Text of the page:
This year could see more money than ever being raised through sponsored challenges. Nick Stanhope looks at the experience of participants and suggests how charities can continue to make the most of such events.
More than 1.5 million people will complete at least one sponsored challenge in the UK this year. Millions more will sponsor them, and hundreds of millions of pounds will be raised.
Meanwhile, emails, letters, events and conversations will focus on the work and aspirations of numerous charities. The buzz from the sector is that this year will be the best yet, with more participants and more money raised than before.
But three important questions need to be addressed. How can all charities benefit, whatever their size? How can they make the most of the experience?
And how can this valuable activity be sustained in the years ahead?
Benefits for all
Large charities that run their own events have been able to consolidate this type of funding by offering a wide range of events that keep a substantial pool of supporters interested, year after year. By providing a ladder of challenges and developing personal relationships, they can secure a steady flow of funds.
Smaller charities, which cannot manage structured programmes, have to work harder to establish themselves and build a stock of participants as regular fundraisers. Diving into the open market with advertising campaigns to recruit the general public has proved to be hit-and-miss for smaller brands, and can result in only a few people signed up to expensive overseas trips. A more considered and focused approach has proved far more reliable.
Seafarers UK had little experience with challenge events before last year. But, after trial and error, it has established a profitable and sustainable programme that is relevant to its work and will benefit other areas of its fundraising. The most successful has been the 24 Peaks Challenge, a Lake District climb chosen in preference to the well-trodden three-peaks route for environmental reasons - when it comes to climbing the highest peaks in England, Scotland and Wales, too many people are doing it.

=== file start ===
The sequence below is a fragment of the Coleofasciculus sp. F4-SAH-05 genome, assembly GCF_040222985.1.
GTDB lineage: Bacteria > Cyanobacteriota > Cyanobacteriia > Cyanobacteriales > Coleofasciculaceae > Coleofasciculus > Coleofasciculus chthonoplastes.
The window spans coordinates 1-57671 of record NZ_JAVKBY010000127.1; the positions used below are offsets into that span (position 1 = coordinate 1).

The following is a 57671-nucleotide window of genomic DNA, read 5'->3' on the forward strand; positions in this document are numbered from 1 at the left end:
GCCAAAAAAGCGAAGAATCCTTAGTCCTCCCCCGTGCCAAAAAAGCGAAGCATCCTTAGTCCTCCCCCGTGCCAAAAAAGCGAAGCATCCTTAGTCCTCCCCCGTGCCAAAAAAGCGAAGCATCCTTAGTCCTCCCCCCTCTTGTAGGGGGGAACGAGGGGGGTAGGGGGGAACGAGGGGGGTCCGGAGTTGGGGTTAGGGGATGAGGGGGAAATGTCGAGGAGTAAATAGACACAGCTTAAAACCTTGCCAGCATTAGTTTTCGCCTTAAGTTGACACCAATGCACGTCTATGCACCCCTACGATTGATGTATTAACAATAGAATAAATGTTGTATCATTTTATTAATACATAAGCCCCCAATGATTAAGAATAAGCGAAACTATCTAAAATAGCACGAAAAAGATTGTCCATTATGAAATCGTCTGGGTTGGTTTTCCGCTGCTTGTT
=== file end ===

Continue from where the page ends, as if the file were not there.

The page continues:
This is a great example of a small charity working hard to exploit its best assets. The 23 teams that took part in the challenge came mainly from companies in the shipping industry, which had a shared interest in networking, competing and supporting a charity closely linked to their sector. This year, Seafarers UK is set to surpass the £150,000 it raised in 2005, with its efforts recently boosted by the confirmed continued support of the sponsor of the event, Lloyd's Register.
The Royal Marsden Hospital, which has bases in Surrey and Chelsea, central London, opted for open challenges, a risk-free route for small charities to offer supporters the chance to raise funds. In 2004, three of its supporters signed up to a China cycle organised by Skyline Events, which runs overseas trips through Discover Adventure. The following year, 16 took part in an Iceland trek, and 48 supporters are currently due to participate in other Skyline projects.
These challenges offered by tour operators are a useful way for smaller organisations to gain a foothold in this area of fundraising.
Making the most of it
Participants get a great deal out of their fundraising. Property lawyer Marina Khilkoff-Boulding, 57, trekked to the peak of Mount Kilimanjaro on behalf of Whizz-Kidz in 2003. "It was the best thing I've ever done with my life - benefiting a fabulous charity and fulfilling a dream," she says.
Nick McConnell, 26, ran the 2004 London Marathon for ChildLine. "The crowd, the cheering, the hundreds of 30-second friendships - I can't believe I'll ever do anything like it again," says the postman. "It was incredible."